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by William H. Benson

October 1, 2010

     When in high school, nearly forty years ago, I remember the day when, either late in September or in early October, a fellow student, as he was heading up his math paper, blurted out and asked our instructor for the date, so that he might write it down. The instructor, whose sense of timing when  delivering his one-liners was superb, without pausing responded with a single word, “Soptober.”

     There was only a scattering of laughter, but at the time I remember thinking that coining such a word instantaneously, seemingly without thinking, was quite ingenious of that instructor. It would have required minutes for me to arrive at “Soptober,” rather than the second or two it took our instructor.

     “Soptober”—the final two weeks of September and the first two weeks of October—is, I think, the best four weeks of the year, and not just because it contains my birthday. The weather is pleasant: warm and sunny days, cool evenings, and less wind than usual. Behind us are the broiling days of summer, and the snow and ice and freezing temperatures of winter are some weeks distant. It is what is typically called “Indian summer”—near the first frost but before the first snow.

     Despite the pleasantness of the day’s temperatures, for the reminiscing historian, the approaching days of October remind him or her of one thing: political revolution.

     England’s general, Cornwallis, surrendered to America’s general, George Washington, on October 17, 1781, ending England’s attempt to restrain their American colonies from forging their independence. The Bolshevik’s “Great October Socialist Revolution,” according to the old Russian calendar, began on October 25, 1917 and ushered in a Marxist philosophy directed by Leninist tactics, a truly diabolical mix. And the Chinese celebrate National Day on October 1, the day in 1949, when, after years of civil war and desperate struggle, the Chinese Communist Party, headed by Mao Zedong, founded the People’s Republic of China.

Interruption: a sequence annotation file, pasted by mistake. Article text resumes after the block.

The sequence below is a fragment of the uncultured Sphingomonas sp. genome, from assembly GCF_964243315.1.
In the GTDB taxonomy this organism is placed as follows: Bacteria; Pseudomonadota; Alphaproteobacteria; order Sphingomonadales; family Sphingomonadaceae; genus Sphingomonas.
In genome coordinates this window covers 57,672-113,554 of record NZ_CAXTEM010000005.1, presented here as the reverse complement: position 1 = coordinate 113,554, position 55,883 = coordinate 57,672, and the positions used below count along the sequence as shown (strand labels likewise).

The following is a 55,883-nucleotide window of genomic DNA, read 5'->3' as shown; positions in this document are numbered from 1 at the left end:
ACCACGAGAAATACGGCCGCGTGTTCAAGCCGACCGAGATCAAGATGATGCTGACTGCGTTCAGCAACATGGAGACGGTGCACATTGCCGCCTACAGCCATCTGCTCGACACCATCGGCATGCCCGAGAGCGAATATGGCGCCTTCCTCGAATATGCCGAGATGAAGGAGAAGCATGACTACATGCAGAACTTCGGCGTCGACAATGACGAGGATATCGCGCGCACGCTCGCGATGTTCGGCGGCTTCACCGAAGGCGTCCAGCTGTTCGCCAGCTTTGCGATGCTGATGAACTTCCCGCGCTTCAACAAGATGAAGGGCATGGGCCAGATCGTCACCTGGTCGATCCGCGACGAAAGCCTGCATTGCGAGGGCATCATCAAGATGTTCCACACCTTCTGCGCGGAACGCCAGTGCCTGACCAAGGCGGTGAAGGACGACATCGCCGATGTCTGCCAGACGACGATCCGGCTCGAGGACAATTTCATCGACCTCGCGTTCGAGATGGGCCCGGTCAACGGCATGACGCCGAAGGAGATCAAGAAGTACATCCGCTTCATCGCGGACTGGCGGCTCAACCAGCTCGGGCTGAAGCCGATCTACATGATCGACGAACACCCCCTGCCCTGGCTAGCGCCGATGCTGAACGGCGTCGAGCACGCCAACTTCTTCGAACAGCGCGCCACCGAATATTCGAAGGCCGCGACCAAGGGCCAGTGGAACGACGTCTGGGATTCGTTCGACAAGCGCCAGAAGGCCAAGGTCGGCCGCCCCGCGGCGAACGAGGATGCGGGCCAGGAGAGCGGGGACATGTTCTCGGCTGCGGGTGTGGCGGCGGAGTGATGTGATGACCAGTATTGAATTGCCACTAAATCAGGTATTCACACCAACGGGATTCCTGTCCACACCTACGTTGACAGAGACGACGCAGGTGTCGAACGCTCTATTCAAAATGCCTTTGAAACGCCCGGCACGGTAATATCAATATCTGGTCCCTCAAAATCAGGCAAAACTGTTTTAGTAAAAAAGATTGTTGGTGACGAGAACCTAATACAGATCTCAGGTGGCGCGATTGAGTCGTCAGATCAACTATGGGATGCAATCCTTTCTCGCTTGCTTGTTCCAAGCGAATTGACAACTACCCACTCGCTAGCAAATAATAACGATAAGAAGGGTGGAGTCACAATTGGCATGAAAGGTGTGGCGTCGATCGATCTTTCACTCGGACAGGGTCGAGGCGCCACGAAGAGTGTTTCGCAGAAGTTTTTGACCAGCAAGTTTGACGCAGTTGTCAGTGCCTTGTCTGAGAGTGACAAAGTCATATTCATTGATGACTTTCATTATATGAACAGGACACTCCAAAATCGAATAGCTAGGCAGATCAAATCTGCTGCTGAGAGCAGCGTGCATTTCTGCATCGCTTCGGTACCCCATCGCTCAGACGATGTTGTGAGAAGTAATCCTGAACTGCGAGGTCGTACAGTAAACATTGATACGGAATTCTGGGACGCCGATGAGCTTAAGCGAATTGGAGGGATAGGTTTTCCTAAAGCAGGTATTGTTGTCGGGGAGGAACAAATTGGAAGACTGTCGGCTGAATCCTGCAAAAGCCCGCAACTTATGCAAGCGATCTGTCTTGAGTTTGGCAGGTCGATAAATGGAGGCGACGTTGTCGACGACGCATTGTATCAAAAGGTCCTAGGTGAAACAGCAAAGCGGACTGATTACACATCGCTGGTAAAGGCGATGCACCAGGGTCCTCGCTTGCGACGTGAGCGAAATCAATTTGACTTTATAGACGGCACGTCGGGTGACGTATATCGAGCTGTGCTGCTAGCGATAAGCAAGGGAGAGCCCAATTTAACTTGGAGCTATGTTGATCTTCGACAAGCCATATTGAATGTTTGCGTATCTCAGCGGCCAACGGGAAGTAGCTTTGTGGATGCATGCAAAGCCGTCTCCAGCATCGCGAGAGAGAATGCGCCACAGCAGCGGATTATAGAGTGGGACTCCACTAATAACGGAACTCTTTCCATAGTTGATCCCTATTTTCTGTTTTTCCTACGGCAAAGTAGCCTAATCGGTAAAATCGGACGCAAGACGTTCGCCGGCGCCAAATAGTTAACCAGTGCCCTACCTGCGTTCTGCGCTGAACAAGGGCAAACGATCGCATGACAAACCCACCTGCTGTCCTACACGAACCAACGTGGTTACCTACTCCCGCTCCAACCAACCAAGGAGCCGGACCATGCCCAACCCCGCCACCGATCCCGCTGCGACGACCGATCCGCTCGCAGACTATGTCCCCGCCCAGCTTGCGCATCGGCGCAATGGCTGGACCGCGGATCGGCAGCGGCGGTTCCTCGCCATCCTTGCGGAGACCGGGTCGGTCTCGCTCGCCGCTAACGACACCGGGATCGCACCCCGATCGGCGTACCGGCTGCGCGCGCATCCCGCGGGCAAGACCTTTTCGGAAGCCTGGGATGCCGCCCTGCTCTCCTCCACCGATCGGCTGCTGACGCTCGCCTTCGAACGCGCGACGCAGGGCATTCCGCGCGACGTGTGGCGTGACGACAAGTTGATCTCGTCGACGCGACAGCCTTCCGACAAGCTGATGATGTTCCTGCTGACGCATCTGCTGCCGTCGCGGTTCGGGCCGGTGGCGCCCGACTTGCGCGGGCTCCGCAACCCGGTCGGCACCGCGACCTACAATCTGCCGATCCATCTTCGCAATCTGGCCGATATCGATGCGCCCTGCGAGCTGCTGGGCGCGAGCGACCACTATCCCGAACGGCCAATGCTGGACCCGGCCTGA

There have been other important revolutions—France’s in the late eighteenth century, Mexico’s in the early twentieth century, and Iran’s in the late twentieth century—but it was the American, Russian, Chinese Revolutions that have had such astonishing consequences for the people of North America, Europe, and Asia in the modern world.

     And of those latter three, the most pernicious, and yet not readily recognized, was that of the Chinese revolution, a viewpoint shared by the historian and writer, John King Fairbank, who wrote, “The Chinese revolution since 1949 has been the greatest in history, measured either by the number of people involved or by the extent and rapidity of the changes made. To the outside world it has also been the least known event of modern times.”

     Mao Zedong whipped the Chinese people into absolute submission to him, and in the process he converted the nation into something that was utterly unimaginable previously. Armed with his own interpretations of Karl Marx’s political theories, a socialist economic agenda, and a fierce determination to  redirect China’s culture, he transformed the Chinese people, and slaughtered any who opposed him.

     The Chinese people struggled and grappled to accommodate Mao’s profound changes and his demands. Fairbank wrote, “Frenzies of joyful enthusiasm and vengeful hatred, of organized effort and self-sacrifice, depths of terror and exhaustion, prolonged frustration, ardent self-discipline, new hope and pride, have been experienced among a population [a]rising from [between] 600 to 800 millions.” Truly, the Chinese, individually and collectively, experienced the entire gamut of human emotions, all they could bear and way beyond.

     “Mao Zedong’s real claim to immortality lies in his effort to smash the ancient ruling class tradition,” wrote Fairbank. The formerly ruthless and miserly landlords were rounded up in village after village all over China and either were publicly executed, expelled, or forced to publicly confess their errors to those peasants they had once lorded over. Land reform, or collectivization, was accomplished by fanning the lower classes’ hatred into mob violence.

     Mao carefully redirected people’s thinking by what was called “thought reform,” which included: “control of the environment; the stimuli both of idealism and of terror, intermixed; and a grim psychological experience, undergone with guidance through successive phases and intensified by the manipulation of one’s sense of guilt and shame.” We know it better as “brainwashing.” The people, with no alternatives to choose from, submitted their minds and bodies to Mao’s authority and came into  silent and yielding acceptance of his new attitudes and concepts.

     A quotation from Chairman Mao: “Revolution is not a dinner party, nor an essay, nor a painting, nor a piece of embroidery. . . . A revolution is an insurrection, an act of violence by which one class overthrows another.”

     Soptober, halcyon days of peace and prosperity forty years ago in North America, in the United States of America, but at the same time in a land half a world away, the Chinese people wordlessly groaned under the deadweight of their oppression. What a person experiences, the information that he or she receives through the senses, and the range of emotions that color and stain those experiences can never be fully contained in print. Those outside that revolution will never know nor realize the full extent what the Chinese people endured underneath Mao Zedong’s Revolution.